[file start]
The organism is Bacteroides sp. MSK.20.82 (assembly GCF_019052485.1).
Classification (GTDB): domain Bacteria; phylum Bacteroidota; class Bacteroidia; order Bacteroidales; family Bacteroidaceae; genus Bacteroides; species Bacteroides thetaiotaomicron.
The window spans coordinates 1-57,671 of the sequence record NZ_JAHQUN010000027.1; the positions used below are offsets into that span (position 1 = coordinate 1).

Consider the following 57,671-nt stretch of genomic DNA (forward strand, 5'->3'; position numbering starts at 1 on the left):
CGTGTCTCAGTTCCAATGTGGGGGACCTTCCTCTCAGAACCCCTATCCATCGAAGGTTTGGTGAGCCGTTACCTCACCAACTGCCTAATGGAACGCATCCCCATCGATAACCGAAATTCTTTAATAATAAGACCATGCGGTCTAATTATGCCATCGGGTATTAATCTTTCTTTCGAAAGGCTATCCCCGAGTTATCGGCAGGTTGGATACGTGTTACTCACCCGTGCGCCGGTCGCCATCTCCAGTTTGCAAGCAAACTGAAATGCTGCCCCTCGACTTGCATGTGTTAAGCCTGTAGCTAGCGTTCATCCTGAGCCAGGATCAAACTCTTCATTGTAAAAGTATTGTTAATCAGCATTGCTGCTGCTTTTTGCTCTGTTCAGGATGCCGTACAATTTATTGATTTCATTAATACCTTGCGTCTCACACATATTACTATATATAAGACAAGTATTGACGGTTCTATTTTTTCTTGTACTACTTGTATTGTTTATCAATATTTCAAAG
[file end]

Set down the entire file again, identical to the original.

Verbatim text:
The organism is Bacteroides sp. MSK.20.82 (assembly GCF_019052485.1).
Classification (GTDB): domain Bacteria; phylum Bacteroidota; class Bacteroidia; order Bacteroidales; family Bacteroidaceae; genus Bacteroides; species Bacteroides thetaiotaomicron.
The window spans coordinates 1-57,671 of the sequence record NZ_JAHQUN010000027.1; the positions used below are offsets into that span (position 1 = coordinate 1).

Consider the following 57,671-nt stretch of genomic DNA (forward strand, 5'->3'; position numbering starts at 1 on the left):
CGTGTCTCAGTTCCAATGTGGGGGACCTTCCTCTCAGAACCCCTATCCATCGAAGGTTTGGTGAGCCGTTACCTCACCAACTGCCTAATGGAACGCATCCCCATCGATAACCGAAATTCTTTAATAATAAGACCATGCGGTCTAATTATGCCATCGGGTATTAATCTTTCTTTCGAAAGGCTATCCCCGAGTTATCGGCAGGTTGGATACGTGTTACTCACCCGTGCGCCGGTCGCCATCTCCAGTTTGCAAGCAAACTGAAATGCTGCCCCTCGACTTGCATGTGTTAAGCCTGTAGCTAGCGTTCATCCTGAGCCAGGATCAAACTCTTCATTGTAAAAGTATTGTTAATCAGCATTGCTGCTGCTTTTTGCTCTGTTCAGGATGCCGTACAATTTATTGATTTCATTAATACCTTGCGTCTCACACATATTACTATATATAAGACAAGTATTGACGGTTCTATTTTTTCTTGTACTACTTGTATTGTTTATCAATATTTCAAAG